Take a minute to read this story that popped up for the weekend on open carry. No really, go ahead, I’ll wait. It’s pretty good, and based on Chris’s experience, he’s not wrong.
But what he’s experienced isn’t the whole of the open-carry experience.
I’ve started to open-carry on the weekends when I can and I encourage others to do so whenever and wherever they can as well. I don’t think there’s much daylight in between Chris’s position and mine on this, and I think his suggestions against open carry are valid concerns.
Without a long history of open carry laws in our state and people who safely do so, Arizona would not be a “Constitutional Carry” state right now. As I’ve said before, out here, open carry is No Big Deal, so my perspective on the issue might be different from someone living in a state where it IS a big deal.
Personality, as Jules Winnfield once said, goes a long way, and as a policeman, Chris knows this. A scary cop makes cops seems scary, but a polite, friendly cop makes people trust the cops.
This is even more true with open carry, because someone with a gun on their hip who isn’t a policeman doesn’t have the innate trust factor that a badge provides a cop. If you carry openly (and you want to do so in the future), you must (and I can’t say this strongly enough) must GREATLY exceed the standards of politeness, courtesy and friendliness of your community. This is where Starbucks Appreciation Day got it wrong: No one likes their property to be used for activists of any stripe without their permission, and that’s why Starbucks Appreciation Day backfired on us.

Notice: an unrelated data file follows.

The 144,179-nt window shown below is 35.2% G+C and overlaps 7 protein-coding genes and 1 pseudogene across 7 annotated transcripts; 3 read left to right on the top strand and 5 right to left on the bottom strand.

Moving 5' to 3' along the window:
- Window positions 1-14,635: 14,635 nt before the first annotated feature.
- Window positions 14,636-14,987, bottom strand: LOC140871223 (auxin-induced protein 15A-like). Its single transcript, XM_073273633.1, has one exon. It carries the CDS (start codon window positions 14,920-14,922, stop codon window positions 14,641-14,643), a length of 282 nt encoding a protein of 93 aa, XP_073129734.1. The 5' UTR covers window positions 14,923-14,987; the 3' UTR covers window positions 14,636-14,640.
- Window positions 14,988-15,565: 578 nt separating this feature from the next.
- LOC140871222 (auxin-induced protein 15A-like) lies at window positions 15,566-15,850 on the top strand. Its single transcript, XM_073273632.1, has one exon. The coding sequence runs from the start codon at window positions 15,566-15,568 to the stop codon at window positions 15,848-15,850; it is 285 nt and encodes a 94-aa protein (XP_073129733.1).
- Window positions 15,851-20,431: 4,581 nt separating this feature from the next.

Well that, and lousy coffee.
With regards to weapon retention and open carry, I agree that it’s MUCH easier to take away a gun you know about than one you don’t know about.
I’m not 100% satisfied with my open carry holster of choice, but I need more training on that so I can make a more-informed choice of holster for open carry and find one that looks good and keeps my gun where it should be until I need it before I buy another holster.
When it comes to any tactical disadvantages/advantages of open carry, I’ve never considered open carry to be an effective warning to Bad Guys, because if I’m somewhere that open carry CAN scare away a bad guy, I am in the wrong place. It’s the cop’s job to walk the streets chasing away crime, not mine.
With regards to this paragraph,
“Watch videos of convenience store robberies; you rarely see a robber watching his back, or securing customers. Most robbers quickly scan their surroundings for cops or other immediate threats, go to the counter, produce the gun, get what they want and run. If I’m regular Joe in the background, I can draw and make my move when I have the element of surprise.”
If the bad guy sees a cop or other threat like an open-carrier, what do they do? Turn around and walk out. Problem solved. If the robber sees me but doesn’t see the gun (a very likely occurrence), he’s going to be just as surprised by my reaction when open carrying as if I was carrying concealed. Open carry neither improves or detracts from my safety in such situations compared to concealed carry, and I’ve always considered the deterring effect of carrying openly to be greatly overblown.
As I said in the outset, open carry is normal and accepted in Arizona, but without people who regularly carry sans concealment, it wouldn’t be. If we ourselves make carrying a gun openly A Big Deal, it will be A Big Deal to others. If we make it as natural as wearing pants, it’s no big deal for others. If we want to have a choice about how we choose to defend ourselves, we need open carry to become as boring and no-stress in the rest of the country as it is here in Arizona. However, that won’t happen without polite people openly carrying a firearm in a low-key, polite and casual manner. I really like having a choice as to how I carry my gun, and I want others to have that choice as well, because having choices is what freedom is all about.